Lunar Chronicles a creative series worth exploring
In February, Marissa Meyer released the second of her series, The Lunar Chronicles. If you’re like me, you’re always in the market for a good series, and you can’t go wrong with this one.
I was hesitant to read it, at first, despite the good reviews the first book, “Cinder,” had received. The series has some decided fairy tale themes I wasn’t sure I would enjoy. For one thing, I’ve come across many other stories using this approach. “Wicked” and “The Ugly Stepsister” are highly successful examples of the fairy tale spin-off, and too many tween movies are the examples of how wrong it can go.
You can guess from the names what fairy tales “Cinder” and “Scarlet” draw from. Yet, I have to say, Meyer surprised me. Who in their right mind thinks, “I want to do a Cinderella spin-off. Hey, I know! I’ll write about a cyborg who meets a prince while there is a massive plague outbreak and enemies from the moon are trying to manipulate their way into a self-serving marriage alliance!” Meyer pulls it off with flying colors.
“Cinder” gripped me from the first line. There was something very real about Cinder, a cyborg who is treated like a second-class citizen by other townspeople, including her own adopted family. She works as a mechanic, fixing androids, to support the family. Prince Kai, having heard that Cinder was the best mechanic in the area, brings an android containing sensitive information to her for repair, and thus begins the saga of Cinder and Kai. They meet again after she is at the palace, having been drawn into a program working to find a cure for the plague.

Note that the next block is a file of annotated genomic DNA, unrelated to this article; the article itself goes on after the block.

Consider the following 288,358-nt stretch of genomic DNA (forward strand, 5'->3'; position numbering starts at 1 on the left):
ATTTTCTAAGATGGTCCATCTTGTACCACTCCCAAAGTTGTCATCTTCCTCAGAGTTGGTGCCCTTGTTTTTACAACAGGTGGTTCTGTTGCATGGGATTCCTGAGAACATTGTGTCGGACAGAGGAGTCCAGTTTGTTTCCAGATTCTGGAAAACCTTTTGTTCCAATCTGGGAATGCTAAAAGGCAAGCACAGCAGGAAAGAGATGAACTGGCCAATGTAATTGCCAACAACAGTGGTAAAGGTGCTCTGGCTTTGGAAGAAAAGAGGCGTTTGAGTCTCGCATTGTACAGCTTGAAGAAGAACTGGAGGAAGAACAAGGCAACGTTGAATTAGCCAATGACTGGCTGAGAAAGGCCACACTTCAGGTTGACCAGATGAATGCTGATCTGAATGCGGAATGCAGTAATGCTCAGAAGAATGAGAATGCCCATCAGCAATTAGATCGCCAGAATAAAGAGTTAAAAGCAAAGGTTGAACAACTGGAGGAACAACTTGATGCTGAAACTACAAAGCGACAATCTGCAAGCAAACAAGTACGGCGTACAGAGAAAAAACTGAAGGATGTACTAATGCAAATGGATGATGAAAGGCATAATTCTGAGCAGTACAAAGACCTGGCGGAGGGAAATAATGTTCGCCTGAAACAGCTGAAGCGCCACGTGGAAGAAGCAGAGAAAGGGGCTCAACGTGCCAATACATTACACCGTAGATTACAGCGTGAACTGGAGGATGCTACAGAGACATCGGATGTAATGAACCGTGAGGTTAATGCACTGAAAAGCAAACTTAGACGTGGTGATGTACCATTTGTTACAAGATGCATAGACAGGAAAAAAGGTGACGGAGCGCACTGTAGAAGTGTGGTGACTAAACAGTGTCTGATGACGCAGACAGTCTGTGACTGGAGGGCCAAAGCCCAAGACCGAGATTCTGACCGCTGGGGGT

As you might expect, there is a ball, though it will not go as you might expect. Cinder and Kai’s happily ever after won’t be as neatly foretold as in the classic, and you have to read on in the second novel to find out how their saga plays out as Scarlet and Wolf and introduced into the story line.
Scarlet, a young woman desperate to find her grandmother after she goes missing, accepts the help of a stranger in town who goes by the name of Wolf. She knows she shouldn’t trust him, but he seems her only hope in tracking down the gang that stole her grandmother. There’s a larger plot at work, which includes secret lunar agents who have undergone genetic mutation. Meanwhile, the Lunar leader continues to make trouble for Cinder and Kai, unleashing violence on the kingdom in an effort to get Kai to marry her.
Even with the fairy tale parallels, the series never comes close to being anything but original. If you’re looking for a new series to read, I highly recommend it, even though you’ll be left waiting anxiously for the third book’s release.